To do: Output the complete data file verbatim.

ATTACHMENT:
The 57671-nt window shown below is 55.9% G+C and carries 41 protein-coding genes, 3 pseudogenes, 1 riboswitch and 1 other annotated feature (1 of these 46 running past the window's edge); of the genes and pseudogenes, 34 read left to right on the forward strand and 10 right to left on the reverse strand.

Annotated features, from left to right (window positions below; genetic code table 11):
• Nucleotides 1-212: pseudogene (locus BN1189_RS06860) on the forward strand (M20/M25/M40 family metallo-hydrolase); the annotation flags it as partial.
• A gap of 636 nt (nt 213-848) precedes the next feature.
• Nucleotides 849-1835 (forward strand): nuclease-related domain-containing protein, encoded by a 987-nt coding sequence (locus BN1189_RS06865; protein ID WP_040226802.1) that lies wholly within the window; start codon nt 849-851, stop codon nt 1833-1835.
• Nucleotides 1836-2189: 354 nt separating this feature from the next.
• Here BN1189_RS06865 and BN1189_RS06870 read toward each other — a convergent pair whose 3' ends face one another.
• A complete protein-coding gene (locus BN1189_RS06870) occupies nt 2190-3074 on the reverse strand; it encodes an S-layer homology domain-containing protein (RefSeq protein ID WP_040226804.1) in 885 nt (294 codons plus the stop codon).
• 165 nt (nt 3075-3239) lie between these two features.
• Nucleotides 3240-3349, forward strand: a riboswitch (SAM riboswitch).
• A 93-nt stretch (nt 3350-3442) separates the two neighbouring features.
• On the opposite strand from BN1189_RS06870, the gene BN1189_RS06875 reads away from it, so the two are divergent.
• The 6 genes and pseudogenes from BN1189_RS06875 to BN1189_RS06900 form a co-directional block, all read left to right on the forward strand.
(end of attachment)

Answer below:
The 57671-nt window shown below is 55.9% G+C and carries 41 protein-coding genes, 3 pseudogenes, 1 riboswitch and 1 other annotated feature (1 of these 46 running past the window's edge); of the genes and pseudogenes, 34 read left to right on the forward strand and 10 right to left on the reverse strand.

Annotated features, from left to right (window positions below; genetic code table 11):
• Nucleotides 1-212: pseudogene (locus BN1189_RS06860) on the forward strand (M20/M25/M40 family metallo-hydrolase); the annotation flags it as partial.
• A gap of 636 nt (nt 213-848) precedes the next feature.
• Nucleotides 849-1835 (forward strand): nuclease-related domain-containing protein, encoded by a 987-nt coding sequence (locus BN1189_RS06865; protein ID WP_040226802.1) that lies wholly within the window; start codon nt 849-851, stop codon nt 1833-1835.
• Nucleotides 1836-2189: 354 nt separating this feature from the next.
• Here BN1189_RS06865 and BN1189_RS06870 read toward each other — a convergent pair whose 3' ends face one another.
• A complete protein-coding gene (locus BN1189_RS06870) occupies nt 2190-3074 on the reverse strand; it encodes an S-layer homology domain-containing protein (RefSeq protein ID WP_040226804.1) in 885 nt (294 codons plus the stop codon).
• 165 nt (nt 3075-3239) lie between these two features.
• Nucleotides 3240-3349, forward strand: a riboswitch (SAM riboswitch).
• A 93-nt stretch (nt 3350-3442) separates the two neighbouring features.
• On the opposite strand from BN1189_RS06870, the gene BN1189_RS06875 reads away from it, so the two are divergent.
• The 6 genes and pseudogenes from BN1189_RS06875 to BN1189_RS06900 form a co-directional block, all read left to right on the forward strand.